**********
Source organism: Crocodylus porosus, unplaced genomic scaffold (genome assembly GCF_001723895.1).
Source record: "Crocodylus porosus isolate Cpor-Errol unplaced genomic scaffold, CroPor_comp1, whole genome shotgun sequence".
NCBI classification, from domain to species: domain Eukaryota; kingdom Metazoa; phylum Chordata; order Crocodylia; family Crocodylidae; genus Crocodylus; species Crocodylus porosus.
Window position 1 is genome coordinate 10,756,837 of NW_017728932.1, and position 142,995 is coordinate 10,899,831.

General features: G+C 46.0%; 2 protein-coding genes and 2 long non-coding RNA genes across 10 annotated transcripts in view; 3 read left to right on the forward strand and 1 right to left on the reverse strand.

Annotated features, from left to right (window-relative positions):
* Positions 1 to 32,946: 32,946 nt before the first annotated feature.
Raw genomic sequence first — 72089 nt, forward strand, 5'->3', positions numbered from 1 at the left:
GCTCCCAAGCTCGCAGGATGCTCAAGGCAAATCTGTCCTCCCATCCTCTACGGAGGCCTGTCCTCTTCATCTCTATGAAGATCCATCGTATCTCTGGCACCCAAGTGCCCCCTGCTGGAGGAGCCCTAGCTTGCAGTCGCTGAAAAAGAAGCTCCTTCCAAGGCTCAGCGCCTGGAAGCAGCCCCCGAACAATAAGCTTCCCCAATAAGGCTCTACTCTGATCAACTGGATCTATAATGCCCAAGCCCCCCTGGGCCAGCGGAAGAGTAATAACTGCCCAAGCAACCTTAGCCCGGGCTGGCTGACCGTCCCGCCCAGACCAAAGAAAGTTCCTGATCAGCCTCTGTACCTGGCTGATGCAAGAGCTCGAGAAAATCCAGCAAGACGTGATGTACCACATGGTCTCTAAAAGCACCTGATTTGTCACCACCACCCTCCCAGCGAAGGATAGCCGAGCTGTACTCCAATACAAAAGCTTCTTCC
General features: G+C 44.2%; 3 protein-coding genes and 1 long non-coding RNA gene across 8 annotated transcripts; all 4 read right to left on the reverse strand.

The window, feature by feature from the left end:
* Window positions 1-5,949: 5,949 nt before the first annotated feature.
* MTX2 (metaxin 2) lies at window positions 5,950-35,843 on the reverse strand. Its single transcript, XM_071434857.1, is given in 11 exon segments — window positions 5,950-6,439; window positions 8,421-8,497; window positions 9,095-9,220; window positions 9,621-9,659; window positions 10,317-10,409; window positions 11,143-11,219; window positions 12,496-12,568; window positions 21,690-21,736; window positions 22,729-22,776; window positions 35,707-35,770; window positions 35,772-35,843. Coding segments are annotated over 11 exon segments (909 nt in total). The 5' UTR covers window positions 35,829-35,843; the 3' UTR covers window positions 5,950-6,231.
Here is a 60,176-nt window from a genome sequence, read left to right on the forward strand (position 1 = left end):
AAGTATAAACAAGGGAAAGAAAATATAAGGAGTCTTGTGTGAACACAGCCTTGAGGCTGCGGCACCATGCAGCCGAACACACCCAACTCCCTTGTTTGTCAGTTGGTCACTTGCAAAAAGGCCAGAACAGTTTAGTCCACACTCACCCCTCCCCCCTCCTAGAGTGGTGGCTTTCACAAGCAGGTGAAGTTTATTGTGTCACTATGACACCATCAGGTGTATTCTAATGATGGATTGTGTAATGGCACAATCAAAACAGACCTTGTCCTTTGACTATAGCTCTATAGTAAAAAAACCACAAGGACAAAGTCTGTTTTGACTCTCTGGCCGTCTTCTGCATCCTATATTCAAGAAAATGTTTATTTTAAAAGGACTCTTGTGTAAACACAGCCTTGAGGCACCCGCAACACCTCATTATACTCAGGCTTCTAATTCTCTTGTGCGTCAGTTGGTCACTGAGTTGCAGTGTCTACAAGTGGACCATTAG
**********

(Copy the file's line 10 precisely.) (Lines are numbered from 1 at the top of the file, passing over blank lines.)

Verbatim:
General features: G+C 44.2%; 3 protein-coding genes and 1 long non-coding RNA gene across 8 annotated transcripts; all 4 read right to left on the reverse strand.